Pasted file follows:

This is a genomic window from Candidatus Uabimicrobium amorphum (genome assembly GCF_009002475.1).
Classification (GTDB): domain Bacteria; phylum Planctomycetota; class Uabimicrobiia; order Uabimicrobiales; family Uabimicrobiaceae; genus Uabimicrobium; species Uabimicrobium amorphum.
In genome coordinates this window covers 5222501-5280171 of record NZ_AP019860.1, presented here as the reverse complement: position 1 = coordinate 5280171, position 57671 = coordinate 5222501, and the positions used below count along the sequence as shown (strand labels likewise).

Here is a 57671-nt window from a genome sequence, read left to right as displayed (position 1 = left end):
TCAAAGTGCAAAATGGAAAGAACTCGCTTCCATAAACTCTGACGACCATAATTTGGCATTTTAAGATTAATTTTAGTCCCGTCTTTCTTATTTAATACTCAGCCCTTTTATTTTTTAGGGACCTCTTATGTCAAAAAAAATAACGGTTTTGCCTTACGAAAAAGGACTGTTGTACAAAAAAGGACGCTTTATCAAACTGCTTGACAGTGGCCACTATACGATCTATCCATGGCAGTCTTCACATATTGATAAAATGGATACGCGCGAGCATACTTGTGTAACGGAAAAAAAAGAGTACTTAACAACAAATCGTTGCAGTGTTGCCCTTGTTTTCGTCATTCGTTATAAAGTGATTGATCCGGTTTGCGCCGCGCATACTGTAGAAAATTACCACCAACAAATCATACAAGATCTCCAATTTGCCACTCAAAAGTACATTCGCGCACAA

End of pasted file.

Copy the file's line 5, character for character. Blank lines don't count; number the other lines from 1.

TCAAAGTGCAAAATGGAAAGAACTCGCTTCCATAAACTCTGACGACCATAATTTGGCATTTTAAGATTAATTTTAGTCCCGTCTTTCTTATTTAATACTCAGCCCTTTTATTTTTTAGGGACCTCTTATGTCAAAAAAAATAACGGTTTTGCCTTACGAAAAAGGACTGTTGTACAAAAAAGGACGCTTTATCAAACTGCTTGACAGTGGCCACTATACGATCTATCCATGGCAGTCTTCACATATTGATAAAATGGATACGCGCGAGCATACTTGTGTAACGGAAAAAAAAGAGTACTTAACAACAAATCGTTGCAGTGTTGCCCTTGTTTTCGTCATTCGTTATAAAGTGATTGATCCGGTTTGCGCCGCGCATACTGTAGAAAATTACCACCAACAAATCATACAAGATCTCCAATTTGCCACTCAAAAGTACATTCGCGCACAA